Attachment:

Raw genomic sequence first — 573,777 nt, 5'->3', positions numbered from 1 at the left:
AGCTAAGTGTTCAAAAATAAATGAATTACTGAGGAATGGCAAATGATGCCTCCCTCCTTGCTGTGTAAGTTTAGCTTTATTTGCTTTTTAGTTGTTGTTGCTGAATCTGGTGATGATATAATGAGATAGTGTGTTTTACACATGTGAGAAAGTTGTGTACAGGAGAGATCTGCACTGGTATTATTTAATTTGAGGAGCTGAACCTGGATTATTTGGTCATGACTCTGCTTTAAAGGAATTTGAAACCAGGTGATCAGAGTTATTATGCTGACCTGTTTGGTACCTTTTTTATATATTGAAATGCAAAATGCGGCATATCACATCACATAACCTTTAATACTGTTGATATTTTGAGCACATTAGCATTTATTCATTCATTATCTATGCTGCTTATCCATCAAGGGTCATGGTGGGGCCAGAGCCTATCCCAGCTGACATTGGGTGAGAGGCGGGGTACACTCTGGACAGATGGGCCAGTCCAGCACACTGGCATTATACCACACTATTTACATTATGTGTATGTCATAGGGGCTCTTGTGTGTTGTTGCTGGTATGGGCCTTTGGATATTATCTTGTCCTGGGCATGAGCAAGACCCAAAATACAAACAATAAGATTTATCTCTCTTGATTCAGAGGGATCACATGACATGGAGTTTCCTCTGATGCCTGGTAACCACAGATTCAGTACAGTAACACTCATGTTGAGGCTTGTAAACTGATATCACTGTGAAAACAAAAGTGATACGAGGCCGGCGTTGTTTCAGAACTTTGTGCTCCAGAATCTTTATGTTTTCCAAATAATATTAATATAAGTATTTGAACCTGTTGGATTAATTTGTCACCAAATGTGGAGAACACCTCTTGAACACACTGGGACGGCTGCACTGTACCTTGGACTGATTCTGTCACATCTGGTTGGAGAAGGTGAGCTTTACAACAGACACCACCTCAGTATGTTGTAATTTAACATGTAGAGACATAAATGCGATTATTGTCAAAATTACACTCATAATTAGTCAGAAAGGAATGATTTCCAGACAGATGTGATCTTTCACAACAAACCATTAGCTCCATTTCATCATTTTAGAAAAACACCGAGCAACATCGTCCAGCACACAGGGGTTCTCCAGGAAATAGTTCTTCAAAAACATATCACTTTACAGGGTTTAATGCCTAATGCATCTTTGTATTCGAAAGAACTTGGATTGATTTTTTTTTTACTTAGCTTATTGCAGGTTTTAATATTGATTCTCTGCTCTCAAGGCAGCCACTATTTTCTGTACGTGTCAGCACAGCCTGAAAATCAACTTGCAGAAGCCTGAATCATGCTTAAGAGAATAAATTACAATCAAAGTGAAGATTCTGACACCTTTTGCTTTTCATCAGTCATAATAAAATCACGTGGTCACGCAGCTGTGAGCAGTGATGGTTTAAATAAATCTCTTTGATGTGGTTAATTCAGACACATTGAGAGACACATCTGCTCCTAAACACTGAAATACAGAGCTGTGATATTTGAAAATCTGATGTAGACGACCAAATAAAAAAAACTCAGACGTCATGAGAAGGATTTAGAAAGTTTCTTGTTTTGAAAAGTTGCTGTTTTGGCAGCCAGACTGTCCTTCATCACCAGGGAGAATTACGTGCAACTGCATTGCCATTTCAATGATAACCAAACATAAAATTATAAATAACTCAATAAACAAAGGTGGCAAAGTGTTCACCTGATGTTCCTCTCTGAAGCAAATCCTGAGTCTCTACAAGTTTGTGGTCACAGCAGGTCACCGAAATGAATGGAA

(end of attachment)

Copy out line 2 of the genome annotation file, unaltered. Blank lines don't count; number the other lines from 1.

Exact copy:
AGCTAAGTGTTCAAAAATAAATGAATTACTGAGGAATGGCAAATGATGCCTCCCTCCTTGCTGTGTAAGTTTAGCTTTATTTGCTTTTTAGTTGTTGTTGCTGAATCTGGTGATGATATAATGAGATAGTGTGTTTTACACATGTGAGAAAGTTGTGTACAGGAGAGATCTGCACTGGTATTATTTAATTTGAGGAGCTGAACCTGGATTATTTGGTCATGACTCTGCTTTAAAGGAATTTGAAACCAGGTGATCAGAGTTATTATGCTGACCTGTTTGGTACCTTTTTTATATATTGAAATGCAAAATGCGGCATATCACATCACATAACCTTTAATACTGTTGATATTTTGAGCACATTAGCATTTATTCATTCATTATCTATGCTGCTTATCCATCAAGGGTCATGGTGGGGCCAGAGCCTATCCCAGCTGACATTGGGTGAGAGGCGGGGTACACTCTGGACAGATGGGCCAGTCCAGCACACTGGCATTATACCACACTATTTACATTATGTGTATGTCATAGGGGCTCTTGTGTGTTGTTGCTGGTATGGGCCTTTGGATATTATCTTGTCCTGGGCATGAGCAAGACCCAAAATACAAACAATAAGATTTATCTCTCTTGATTCAGAGGGATCACATGACATGGAGTTTCCTCTGATGCCTGGTAACCACAGATTCAGTACAGTAACACTCATGTTGAGGCTTGTAAACTGATATCACTGTGAAAACAAAAGTGATACGAGGCCGGCGTTGTTTCAGAACTTTGTGCTCCAGAATCTTTATGTTTTCCAAATAATATTAATATAAGTATTTGAACCTGTTGGATTAATTTGTCACCAAATGTGGAGAACACCTCTTGAACACACTGGGACGGCTGCACTGTACCTTGGACTGATTCTGTCACATCTGGTTGGAGAAGGTGAGCTTTACAACAGACACCACCTCAGTATGTTGTAATTTAACATGTAGAGACATAAATGCGATTATTGTCAAAATTACACTCATAATTAGTCAGAAAGGAATGATTTCCAGACAGATGTGATCTTTCACAACAAACCATTAGCTCCATTTCATCATTTTAGAAAAACACCGAGCAACATCGTCCAGCACACAGGGGTTCTCCAGGAAATAGTTCTTCAAAAACATATCACTTTACAGGGTTTAATGCCTAATGCATCTTTGTATTCGAAAGAACTTGGATTGATTTTTTTTTTACTTAGCTTATTGCAGGTTTTAATATTGATTCTCTGCTCTCAAGGCAGCCACTATTTTCTGTACGTGTCAGCACAGCCTGAAAATCAACTTGCAGAAGCCTGAATCATGCTTAAGAGAATAAATTACAATCAAAGTGAAGATTCTGACACCTTTTGCTTTTCATCAGTCATAATAAAATCACGTGGTCACGCAGCTGTGAGCAGTGATGGTTTAAATAAATCTCTTTGATGTGGTTAATTCAGACACATTGAGAGACACATCTGCTCCTAAACACTGAAATACAGAGCTGTGATATTTGAAAATCTGATGTAGACGACCAAATAAAAAAAACTCAGACGTCATGAGAAGGATTTAGAAAGTTTCTTGTTTTGAAAAGTTGCTGTTTTGGCAGCCAGACTGTCCTTCATCACCAGGGAGAATTACGTGCAACTGCATTGCCATTTCAATGATAACCAAACATAAAATTATAAATAACTCAATAAACAAAGGTGGCAAAGTGTTCACCTGATGTTCCTCTCTGAAGCAAATCCTGAGTCTCTACAAGTTTGTGGTCACAGCAGGTCACCGAAATGAATGGAA